Cornus kousa

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Cornus kousa Hance

Cornaceae

Life form: shrub
Usage: ornamental plant

Exposure: sun - Exposure: half shade   5

Moisture: moderately moist

Soil: sandy loam - Soil: gritty loam - Soil: sandy clay

Arrangement: opposite
Leaves: decidious

Shape: ovate

Division: simple

    

Shape: cruciform
Fruit: drupe

VI

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Inflorescence: capituli

Petals: single
Habit: erect

Canopy: broadly conical

Taxonomy

Divisio:
Magnoliophyta
Subdivisio:
Magnoliophytina
Classis:
Rosopsida
Subclassis:
Cornidae
Superordo:
Cornanae
Ordo:
Cornales
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Cornus kousa is a shrub.

Contents

Naming

F. Buerger already described Cornus kousa but the name was validly published by Henry Fletcher Hance.

Taxonomy

Cornus kousa is a species in the genus Cornus which contains approximately 67 to 87 species and belongs to the family of the Cornaceae (Dogwood Family). The type species of the genus is Cornus mas.

Characteristics

Cornus kousa - leaves
Cornus kousa - branches
Cornus kousa - fruits

Growth

The shrubs are comparatively slow-growing and reach heights of 6 to 7 metres. The plants reach a width of 4 to 5 metres.

Wood and Bark

The bark is black.

Leaves

Cornus kousa is deciduous. The green, simple leaves are opposite. They are ovate, entire and petiolate. They turn an attractive dark red in autumn.

Flowers and Fruits

Cornus kousa produces capituli of erect, white cruciform flowers in June. The plants flower on older shoots. They are hermaphroditic.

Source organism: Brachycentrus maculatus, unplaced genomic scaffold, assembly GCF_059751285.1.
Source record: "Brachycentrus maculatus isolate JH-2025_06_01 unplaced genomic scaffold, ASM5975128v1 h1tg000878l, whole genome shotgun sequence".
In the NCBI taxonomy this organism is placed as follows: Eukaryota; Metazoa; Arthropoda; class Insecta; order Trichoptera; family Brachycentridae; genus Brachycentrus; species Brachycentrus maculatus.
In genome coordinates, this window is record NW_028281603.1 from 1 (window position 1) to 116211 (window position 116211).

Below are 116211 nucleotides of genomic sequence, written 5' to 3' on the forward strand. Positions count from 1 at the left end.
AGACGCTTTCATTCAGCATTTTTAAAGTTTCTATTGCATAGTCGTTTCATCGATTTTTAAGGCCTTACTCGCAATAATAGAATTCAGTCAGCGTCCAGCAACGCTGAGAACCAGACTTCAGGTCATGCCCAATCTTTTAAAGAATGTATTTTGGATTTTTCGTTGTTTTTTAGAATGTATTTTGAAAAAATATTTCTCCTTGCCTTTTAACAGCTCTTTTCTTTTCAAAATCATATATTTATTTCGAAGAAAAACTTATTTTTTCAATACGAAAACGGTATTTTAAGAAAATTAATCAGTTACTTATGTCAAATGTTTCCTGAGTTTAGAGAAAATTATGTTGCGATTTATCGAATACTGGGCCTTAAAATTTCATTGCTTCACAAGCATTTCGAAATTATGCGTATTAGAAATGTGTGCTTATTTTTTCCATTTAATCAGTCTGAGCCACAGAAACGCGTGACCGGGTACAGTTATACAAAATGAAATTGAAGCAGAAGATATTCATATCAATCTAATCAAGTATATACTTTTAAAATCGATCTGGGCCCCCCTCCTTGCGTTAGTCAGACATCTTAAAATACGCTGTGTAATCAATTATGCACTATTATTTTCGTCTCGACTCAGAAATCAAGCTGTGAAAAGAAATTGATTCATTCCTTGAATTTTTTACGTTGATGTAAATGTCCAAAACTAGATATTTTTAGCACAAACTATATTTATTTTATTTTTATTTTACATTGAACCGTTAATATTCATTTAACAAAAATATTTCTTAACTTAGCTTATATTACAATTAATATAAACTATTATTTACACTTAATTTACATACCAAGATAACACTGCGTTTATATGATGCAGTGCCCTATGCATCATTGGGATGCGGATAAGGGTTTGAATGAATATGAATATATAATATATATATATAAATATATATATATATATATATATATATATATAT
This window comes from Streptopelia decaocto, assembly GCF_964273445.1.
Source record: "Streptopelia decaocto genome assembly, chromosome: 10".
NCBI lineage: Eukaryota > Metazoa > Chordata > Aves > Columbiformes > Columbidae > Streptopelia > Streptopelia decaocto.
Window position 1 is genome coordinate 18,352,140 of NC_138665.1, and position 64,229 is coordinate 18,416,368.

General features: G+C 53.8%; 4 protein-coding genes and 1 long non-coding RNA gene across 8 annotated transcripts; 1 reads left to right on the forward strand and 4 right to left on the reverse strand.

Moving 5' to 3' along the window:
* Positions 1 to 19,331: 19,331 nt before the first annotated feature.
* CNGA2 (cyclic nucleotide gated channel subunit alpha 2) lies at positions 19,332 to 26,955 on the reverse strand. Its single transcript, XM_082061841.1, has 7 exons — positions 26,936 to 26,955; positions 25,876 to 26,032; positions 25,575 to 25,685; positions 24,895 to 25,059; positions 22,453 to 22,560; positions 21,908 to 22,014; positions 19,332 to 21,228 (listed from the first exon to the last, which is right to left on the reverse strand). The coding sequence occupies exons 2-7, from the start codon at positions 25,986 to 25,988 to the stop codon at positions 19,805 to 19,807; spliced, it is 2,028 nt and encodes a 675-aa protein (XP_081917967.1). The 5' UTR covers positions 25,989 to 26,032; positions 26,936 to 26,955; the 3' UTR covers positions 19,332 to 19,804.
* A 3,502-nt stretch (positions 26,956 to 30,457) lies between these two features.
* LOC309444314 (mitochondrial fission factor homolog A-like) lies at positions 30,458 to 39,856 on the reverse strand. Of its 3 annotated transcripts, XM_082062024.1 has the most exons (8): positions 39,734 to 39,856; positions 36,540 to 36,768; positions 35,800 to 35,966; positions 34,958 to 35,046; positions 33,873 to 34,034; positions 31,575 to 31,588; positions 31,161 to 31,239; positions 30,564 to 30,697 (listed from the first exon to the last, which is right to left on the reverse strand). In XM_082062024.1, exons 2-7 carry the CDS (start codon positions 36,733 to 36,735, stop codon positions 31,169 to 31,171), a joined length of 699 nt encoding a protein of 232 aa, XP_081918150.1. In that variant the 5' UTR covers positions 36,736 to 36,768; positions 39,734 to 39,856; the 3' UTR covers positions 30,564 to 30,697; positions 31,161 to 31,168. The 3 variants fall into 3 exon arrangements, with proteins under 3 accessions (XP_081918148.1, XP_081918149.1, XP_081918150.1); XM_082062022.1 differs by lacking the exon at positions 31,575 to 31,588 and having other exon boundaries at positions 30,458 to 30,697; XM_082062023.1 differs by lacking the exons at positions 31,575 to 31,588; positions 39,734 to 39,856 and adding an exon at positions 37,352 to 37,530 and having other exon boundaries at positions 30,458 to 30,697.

From summer to autumn the shrubs produce red drupes that are both edible and very ornamental.

Root System

The plants form shallow roots.

Distribution

Cornus kousa is native to Japan and Korea.

Cultivation

The shrubs prefer a sunny to half-shady situation on moderately moist soil. The substrate should be sandy-loamy, gritty-loamy or sandy clay soil with a pH between 4 and 6. They tolerate temperatures down to -29°C (USDA zone 5).

Classification after Prof. Dr. Sieber

  • open areas

Tolerance of special soil conditions

  • high: city climate

Uses

Suited for rooftop gardens, as well as suited as avenue tree and as container plant.

Maintenance and Propagation

The plants usually need very little maintenance.


Cultivars

Pests and Diseases

Literature

  • Walter Erhardt, Erich Götz, Nils Bödeker, Siegmund Seybold: Der große Zander. Eugen Ulmer KG, Stuttgart 2008, ISBN 978-3-8001-5406-7. (Ger.)
  • Christoper Brickell (Editor-in-chief): RHS A-Z Encyclopedia of Garden Plants. Third edition. Dorling Kindersley, London 2003, ISBN 0-7513-3738-2.

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